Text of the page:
|Publication number||US5560446 A|
|Application number||US 08/456,530|
|Publication date||Oct 1, 1996|
|Filing date||Jun 1, 1995|
|Priority date||Oct 6, 1994|
|Publication number||08456530, 456530, US 5560446 A, US 5560446A, US-A-5560446, US5560446 A, US5560446A|
|Original Assignee||Kawasaki Jukogyo Kabushiki Kaisha|
|Export Citation||BiBTeX, EndNote, RefMan|
|Patent Citations (3), Referenced by (33), Classifications (20), Legal Events (4)|
|External Links: USPTO, USPTO Assignment, Espacenet|
1. Field of the Invention
The present invention relates to a motorcycle and more particularly to a motorcycle characterized by the construction and arrangement of air cleaners and the like.
2. Description of Related Art
There are motorcycles whose air cleaner is arranged on one side (right or left side) of a body thereof. The air cleaner, which is an equipment connected to the air intake system of an engine, is preferably located near the cylinder or cylinder head of the engine, and the maintenance of a filter element and the like is required at a specified frequency and performed from the outside, so that the place near the engine and on the side of the body is a preferable position. Particularly, for motorcycles in which the so-called V-type engine is horizontally mounted (that is, arranged in such a manner that a crankshaft extends in the right and left direction of the body), there are many cases where the air cleaner is arranged on one side of the body as mentioned above. That is because it is reasonable with respect to effective space utilization and preferable with respect to appearance that the air intake passage connected from the air cleaner to the carburetor is housed in the V-shaped root portion formed by the cylinder,with the air cleaner located on the outside and facing the right or left side of the body. An example of the motorcycle in which an air cleaner is arranged on one side of the body in that manner is described in, for example, the official gazette of Japanese Laid-Open Patent SHO 60-131317.
An air cleaner arranged on one side of the body is difficult to enlarge the volume thereof. As described also in the above-mentioned official gazette, that is because enlarging the volume causes the air cleaner to extend rightward/leftward and thus approach driver's legs, and to become significantly prominent and thus inferior in appearance. However that may be, in order to reduce a noise (an air intake sound) generated in the air intake system including the air cleaner, it is preferable to have a larger volume of the air cleaner. Although the air intake sound is generated due to the air intake pulsation associated with the reciprocation of pistons within cylinders, the larger the air cleaner volume, the less the air intake sound becomes.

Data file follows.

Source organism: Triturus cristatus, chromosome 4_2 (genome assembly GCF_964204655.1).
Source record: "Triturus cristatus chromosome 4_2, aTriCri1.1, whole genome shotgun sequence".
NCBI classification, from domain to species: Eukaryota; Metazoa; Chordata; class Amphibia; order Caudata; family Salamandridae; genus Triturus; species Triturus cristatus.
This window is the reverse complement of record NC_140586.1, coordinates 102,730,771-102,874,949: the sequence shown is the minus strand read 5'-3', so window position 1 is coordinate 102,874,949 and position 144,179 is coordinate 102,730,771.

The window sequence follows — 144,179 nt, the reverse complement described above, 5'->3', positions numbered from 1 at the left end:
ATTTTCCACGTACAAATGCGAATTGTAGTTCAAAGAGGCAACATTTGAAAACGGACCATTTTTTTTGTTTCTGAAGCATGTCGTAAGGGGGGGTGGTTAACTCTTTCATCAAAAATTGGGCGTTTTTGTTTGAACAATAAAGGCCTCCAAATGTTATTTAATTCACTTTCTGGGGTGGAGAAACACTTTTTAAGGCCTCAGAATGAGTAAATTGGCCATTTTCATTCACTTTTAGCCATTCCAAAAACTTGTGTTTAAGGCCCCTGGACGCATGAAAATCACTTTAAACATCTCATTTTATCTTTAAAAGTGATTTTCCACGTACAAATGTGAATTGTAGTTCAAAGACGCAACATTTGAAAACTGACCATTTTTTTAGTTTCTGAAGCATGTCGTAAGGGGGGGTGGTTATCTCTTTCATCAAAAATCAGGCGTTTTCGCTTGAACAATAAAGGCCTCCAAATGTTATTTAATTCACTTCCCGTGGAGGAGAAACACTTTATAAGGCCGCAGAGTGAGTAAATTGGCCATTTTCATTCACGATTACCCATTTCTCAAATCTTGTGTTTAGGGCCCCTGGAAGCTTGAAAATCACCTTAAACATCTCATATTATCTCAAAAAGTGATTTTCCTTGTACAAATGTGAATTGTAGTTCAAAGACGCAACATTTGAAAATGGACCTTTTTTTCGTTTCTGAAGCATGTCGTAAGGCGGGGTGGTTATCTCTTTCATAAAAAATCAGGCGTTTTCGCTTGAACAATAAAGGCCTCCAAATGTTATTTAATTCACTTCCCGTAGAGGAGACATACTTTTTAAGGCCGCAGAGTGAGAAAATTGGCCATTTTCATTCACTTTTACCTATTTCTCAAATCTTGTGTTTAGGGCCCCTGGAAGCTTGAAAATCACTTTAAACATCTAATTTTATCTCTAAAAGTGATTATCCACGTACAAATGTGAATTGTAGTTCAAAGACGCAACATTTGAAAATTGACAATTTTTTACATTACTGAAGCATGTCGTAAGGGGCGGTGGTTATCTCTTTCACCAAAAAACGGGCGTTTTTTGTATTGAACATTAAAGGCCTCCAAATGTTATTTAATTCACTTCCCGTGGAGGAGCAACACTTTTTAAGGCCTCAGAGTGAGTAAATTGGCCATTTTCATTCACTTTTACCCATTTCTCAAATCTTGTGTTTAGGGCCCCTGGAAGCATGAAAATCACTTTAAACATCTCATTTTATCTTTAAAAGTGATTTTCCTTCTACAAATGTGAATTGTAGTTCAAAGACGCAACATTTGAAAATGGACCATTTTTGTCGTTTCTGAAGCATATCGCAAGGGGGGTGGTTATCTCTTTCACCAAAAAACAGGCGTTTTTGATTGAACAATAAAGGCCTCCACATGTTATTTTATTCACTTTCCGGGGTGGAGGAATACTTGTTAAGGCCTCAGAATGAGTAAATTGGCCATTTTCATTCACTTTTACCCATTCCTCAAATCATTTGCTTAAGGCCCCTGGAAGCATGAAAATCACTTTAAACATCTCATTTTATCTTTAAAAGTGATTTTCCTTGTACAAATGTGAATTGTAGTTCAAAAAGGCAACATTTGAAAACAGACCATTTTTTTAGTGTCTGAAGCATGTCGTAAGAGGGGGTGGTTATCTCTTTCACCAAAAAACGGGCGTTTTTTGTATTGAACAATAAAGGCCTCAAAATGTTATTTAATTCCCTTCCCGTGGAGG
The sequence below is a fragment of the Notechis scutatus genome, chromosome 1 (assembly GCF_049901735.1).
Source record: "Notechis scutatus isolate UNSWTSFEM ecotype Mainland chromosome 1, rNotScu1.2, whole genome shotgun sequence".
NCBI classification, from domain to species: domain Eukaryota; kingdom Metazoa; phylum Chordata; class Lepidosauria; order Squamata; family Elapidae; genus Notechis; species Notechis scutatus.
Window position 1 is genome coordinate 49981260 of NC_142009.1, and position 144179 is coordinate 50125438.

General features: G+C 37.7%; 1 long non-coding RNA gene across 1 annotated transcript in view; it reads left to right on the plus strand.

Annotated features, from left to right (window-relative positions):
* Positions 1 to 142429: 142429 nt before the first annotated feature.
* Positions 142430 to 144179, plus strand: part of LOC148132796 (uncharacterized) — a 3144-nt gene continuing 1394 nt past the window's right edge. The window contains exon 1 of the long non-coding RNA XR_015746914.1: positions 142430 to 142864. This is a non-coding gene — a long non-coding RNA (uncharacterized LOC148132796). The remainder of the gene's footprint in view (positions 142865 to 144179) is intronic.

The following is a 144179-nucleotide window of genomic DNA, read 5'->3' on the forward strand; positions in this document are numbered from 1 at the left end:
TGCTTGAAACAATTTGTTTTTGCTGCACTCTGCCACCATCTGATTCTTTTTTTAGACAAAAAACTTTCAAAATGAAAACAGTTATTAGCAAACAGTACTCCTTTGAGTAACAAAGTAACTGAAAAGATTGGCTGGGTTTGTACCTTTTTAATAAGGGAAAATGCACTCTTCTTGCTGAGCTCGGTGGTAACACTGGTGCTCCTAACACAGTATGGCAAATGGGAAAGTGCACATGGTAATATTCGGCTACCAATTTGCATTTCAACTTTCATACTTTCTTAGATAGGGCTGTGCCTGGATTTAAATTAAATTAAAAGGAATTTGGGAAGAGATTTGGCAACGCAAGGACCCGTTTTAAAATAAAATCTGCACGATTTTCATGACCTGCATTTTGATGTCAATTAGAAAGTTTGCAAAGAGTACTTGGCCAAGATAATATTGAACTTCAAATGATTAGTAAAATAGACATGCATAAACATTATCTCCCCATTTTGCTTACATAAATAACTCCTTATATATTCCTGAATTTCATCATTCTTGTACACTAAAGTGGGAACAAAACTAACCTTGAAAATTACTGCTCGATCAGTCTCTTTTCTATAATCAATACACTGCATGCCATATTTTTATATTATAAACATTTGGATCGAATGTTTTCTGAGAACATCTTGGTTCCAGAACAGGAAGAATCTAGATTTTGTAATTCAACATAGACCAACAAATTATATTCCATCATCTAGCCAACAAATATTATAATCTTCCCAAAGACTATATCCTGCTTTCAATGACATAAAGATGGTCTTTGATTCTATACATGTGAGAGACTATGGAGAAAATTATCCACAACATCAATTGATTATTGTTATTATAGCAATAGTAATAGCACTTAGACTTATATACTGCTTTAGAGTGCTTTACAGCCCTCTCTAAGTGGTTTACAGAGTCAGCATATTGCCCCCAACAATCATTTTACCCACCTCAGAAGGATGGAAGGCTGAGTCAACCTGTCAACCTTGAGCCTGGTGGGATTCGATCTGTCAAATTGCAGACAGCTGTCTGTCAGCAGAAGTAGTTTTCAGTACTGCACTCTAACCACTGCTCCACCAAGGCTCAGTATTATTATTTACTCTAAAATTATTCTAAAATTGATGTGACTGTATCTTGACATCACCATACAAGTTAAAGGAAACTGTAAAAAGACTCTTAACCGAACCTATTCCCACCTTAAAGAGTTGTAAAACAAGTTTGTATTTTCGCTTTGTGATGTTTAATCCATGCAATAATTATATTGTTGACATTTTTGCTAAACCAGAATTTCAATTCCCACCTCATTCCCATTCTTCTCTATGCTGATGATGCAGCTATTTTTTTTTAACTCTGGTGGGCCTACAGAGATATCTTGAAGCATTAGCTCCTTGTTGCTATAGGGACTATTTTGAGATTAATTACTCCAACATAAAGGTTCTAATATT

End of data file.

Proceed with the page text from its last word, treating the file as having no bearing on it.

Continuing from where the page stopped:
With consideration such points, in the motorcycle described in the above-mentioned official gazette, an air intake duct having a somewhat larger volume is connected to the downstream side of the air cleaner, that is, between the air cleaner and the carburetor. That is because allowing two places of the air cleaner and air intake duct to have volume causes the same effect as in a case where two-step expansion chamber is provided, thereby allowing the pulsation of the intake air to be weakened and thus the air intake sound to be reduced even without enlarging the air cleaner itself to an extent as expected.
However, even where the means described in the official gazette is employed, there is still room for improvement in the following points:
(1) The fresh air suction port in the air cleaner, that is, the opening initially in taking air into the air intake system becomes exposed on the side of body, so that the air intake sound generated at the exposed portion becomes a noise to spread outward. Although the air intake sound is generated at all high-flow-speed portions within the air intake passage, the sound at the fresh air suction port opened outward (so-called air suction sound) is generally most strong, so that even where the effect of pulsation becomes weak, it cannot be said that noise reduction may be sufficiently achieved.
(2) Although it is preferable that the above-mentioned air intake duct connected to the downstream side of the air cleaner is mounted securely and easily on the motorcycle, and not prominent in appearance if possible, such specific requirement is not always satisfied. That is because if the duct is allowed to be enlarged in order to reduce the air intake sound, the duct may become prominent so as to ruin the appearance, or a proper fixing method may not be found.
With respect to a motorcycle in which an air cleaner is provided on the side of the body thereof, an object of the present invention is to provide a means for reducing the air intake sound without enlarging the volume of the air cleaner itself, and for solving the problems described in the above items (1) and (2).
The motorcycle of the present invention is a motorcycle in which an air cleaner is arranged on one side of a body thereof, and an air intake chamber having a fresh air suction port (that is, an opening through which fresh air is initially sucked into the air intake system) and connected to the upstream side of the air cleaner goes in a concavity formed under a fuel tank (that is, in such a manner that all or most portion of the air intake chamber is housed in the concavity) and is provided at a position across a main frame of the body.